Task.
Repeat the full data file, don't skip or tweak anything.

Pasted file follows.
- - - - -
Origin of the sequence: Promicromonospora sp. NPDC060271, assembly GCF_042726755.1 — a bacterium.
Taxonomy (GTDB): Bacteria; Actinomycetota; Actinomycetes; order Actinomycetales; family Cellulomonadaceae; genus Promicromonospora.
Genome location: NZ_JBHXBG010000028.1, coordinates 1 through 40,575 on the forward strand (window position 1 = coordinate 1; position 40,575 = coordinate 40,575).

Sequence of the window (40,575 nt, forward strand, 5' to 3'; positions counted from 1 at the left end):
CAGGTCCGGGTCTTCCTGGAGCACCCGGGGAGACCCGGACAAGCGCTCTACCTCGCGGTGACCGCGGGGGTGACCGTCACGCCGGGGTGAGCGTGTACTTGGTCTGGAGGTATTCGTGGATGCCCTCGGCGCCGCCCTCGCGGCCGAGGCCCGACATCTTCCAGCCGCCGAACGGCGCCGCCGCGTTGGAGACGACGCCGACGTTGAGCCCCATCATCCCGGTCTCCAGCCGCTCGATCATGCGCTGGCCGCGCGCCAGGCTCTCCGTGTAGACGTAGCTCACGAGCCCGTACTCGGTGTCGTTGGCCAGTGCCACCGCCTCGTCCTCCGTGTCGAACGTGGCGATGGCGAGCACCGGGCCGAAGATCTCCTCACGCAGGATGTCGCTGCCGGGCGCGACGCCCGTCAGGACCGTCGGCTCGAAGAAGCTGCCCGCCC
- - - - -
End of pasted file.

Origin of the sequence: Promicromonospora sp. NPDC060271, assembly GCF_042726755.1 — a bacterium.
Taxonomy (GTDB): Bacteria; Actinomycetota; Actinomycetes; order Actinomycetales; family Cellulomonadaceae; genus Promicromonospora.
Genome location: NZ_JBHXBG010000028.1, coordinates 1 through 40,575 on the forward strand (window position 1 = coordinate 1; position 40,575 = coordinate 40,575).

Sequence of the window (40,575 nt, forward strand, 5' to 3'; positions counted from 1 at the left end):
CAGGTCCGGGTCTTCCTGGAGCACCCGGGGAGACCCGGACAAGCGCTCTACCTCGCGGTGACCGCGGGGGTGACCGTCACGCCGGGGTGAGCGTGTACTTGGTCTGGAGGTATTCGTGGATGCCCTCGGCGCCGCCCTCGCGGCCGAGGCCCGACATCTTCCAGCCGCCGAACGGCGCCGCCGCGTTGGAGACGACGCCGACGTTGAGCCCCATCATCCCGGTCTCCAGCCGCTCGATCATGCGCTGGCCGCGCGCCAGGCTCTCCGTGTAGACGTAGCTCACGAGCCCGTACTCGGTGTCGTTGGCCAGTGCCACCGCCTCGTCCTCCGTGTCGAACGTGGCGATGGCGAGCACCGGGCCGAAGATCTCCTCACGCAGGATGTCGCTGCCGGGCGCGACGCCCGTCAGGACCGTCGGCTCGAAGAAGCTGCCCGCCC